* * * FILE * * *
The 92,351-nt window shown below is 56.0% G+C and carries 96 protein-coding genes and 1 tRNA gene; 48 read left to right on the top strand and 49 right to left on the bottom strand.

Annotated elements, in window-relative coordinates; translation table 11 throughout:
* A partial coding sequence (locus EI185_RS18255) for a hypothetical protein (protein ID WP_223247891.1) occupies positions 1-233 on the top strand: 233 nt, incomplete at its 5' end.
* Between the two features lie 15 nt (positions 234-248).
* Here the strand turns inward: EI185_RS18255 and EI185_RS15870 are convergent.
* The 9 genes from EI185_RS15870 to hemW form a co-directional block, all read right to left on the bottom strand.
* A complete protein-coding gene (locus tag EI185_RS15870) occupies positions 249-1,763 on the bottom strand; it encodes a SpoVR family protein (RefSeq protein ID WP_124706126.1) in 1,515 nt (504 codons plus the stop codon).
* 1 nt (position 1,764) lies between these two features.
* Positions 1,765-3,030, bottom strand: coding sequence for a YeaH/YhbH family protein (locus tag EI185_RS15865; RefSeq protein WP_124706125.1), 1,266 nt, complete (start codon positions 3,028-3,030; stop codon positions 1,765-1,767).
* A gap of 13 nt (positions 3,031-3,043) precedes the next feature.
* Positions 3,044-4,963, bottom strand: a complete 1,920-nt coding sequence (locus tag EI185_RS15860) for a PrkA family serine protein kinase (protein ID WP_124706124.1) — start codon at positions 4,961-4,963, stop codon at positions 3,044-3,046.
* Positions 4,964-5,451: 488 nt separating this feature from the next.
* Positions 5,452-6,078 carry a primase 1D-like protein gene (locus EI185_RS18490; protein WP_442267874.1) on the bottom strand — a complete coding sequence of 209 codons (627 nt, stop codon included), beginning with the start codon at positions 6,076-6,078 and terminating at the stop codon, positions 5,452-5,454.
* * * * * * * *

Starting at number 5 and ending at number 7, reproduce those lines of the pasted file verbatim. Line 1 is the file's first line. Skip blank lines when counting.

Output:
* Here the strand turns inward: EI185_RS18255 and EI185_RS15870 are convergent.
* The 9 genes from EI185_RS15870 to hemW form a co-directional block, all read right to left on the bottom strand.
* A complete protein-coding gene (locus tag EI185_RS15870) occupies positions 249-1,763 on the bottom strand; it encodes a SpoVR family protein (RefSeq protein ID WP_124706126.1) in 1,515 nt (504 codons plus the stop codon).